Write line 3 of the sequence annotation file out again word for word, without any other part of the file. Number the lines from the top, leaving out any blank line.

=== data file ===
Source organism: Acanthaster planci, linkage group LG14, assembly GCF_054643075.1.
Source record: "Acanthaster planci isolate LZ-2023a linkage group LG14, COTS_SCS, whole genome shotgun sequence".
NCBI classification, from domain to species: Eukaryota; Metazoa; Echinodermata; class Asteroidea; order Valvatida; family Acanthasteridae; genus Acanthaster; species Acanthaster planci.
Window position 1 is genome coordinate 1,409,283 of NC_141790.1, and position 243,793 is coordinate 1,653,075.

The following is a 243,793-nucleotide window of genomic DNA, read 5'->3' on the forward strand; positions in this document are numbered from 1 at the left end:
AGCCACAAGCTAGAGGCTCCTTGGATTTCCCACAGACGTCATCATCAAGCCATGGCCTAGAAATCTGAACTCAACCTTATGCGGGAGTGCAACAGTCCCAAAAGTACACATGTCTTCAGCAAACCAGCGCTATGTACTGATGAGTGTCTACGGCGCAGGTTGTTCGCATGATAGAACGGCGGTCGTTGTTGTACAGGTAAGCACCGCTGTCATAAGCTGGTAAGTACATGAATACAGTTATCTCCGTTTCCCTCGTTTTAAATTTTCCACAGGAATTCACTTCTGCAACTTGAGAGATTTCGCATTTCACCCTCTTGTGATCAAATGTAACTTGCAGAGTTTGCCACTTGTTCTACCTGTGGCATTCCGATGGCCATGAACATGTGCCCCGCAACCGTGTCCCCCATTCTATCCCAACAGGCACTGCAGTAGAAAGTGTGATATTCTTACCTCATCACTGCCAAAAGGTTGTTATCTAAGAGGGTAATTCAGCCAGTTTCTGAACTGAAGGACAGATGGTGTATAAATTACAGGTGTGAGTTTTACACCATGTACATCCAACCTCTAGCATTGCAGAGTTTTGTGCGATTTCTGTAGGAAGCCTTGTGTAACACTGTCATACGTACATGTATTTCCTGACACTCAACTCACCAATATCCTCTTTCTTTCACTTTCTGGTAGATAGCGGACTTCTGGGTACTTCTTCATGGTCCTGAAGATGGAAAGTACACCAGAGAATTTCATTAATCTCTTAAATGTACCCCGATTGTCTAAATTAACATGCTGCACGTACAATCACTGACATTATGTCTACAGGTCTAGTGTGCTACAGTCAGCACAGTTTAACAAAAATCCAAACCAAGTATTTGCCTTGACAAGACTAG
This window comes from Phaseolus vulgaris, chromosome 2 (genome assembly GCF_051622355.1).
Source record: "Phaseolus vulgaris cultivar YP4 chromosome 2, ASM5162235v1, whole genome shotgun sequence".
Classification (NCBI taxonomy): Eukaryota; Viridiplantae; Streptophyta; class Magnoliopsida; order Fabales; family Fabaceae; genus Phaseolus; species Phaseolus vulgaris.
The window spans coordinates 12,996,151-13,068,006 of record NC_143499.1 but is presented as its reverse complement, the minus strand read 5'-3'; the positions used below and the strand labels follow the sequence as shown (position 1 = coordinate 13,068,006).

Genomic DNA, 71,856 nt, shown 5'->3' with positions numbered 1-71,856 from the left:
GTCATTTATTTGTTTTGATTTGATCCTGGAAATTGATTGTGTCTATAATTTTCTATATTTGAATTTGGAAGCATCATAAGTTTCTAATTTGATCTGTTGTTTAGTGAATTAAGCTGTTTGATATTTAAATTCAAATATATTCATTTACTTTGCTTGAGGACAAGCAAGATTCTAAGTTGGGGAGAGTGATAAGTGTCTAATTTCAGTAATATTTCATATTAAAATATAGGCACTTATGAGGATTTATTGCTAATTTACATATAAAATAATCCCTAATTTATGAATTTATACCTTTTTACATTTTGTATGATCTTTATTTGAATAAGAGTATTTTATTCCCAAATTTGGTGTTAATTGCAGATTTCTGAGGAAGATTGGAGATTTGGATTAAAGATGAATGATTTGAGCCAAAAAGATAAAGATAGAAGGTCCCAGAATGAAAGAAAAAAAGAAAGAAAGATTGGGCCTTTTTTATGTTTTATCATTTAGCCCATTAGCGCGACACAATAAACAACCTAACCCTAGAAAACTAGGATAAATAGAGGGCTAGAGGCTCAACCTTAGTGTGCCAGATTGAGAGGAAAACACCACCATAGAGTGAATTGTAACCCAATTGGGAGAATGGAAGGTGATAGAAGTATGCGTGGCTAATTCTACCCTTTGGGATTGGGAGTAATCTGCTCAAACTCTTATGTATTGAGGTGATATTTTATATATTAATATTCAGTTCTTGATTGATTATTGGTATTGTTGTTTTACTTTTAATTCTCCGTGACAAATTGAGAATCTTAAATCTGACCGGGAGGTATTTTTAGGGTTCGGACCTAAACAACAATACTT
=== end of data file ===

NCBI classification, from domain to species: Eukaryota; Metazoa; Echinodermata; class Asteroidea; order Valvatida; family Acanthasteridae; genus Acanthaster; species Acanthaster planci.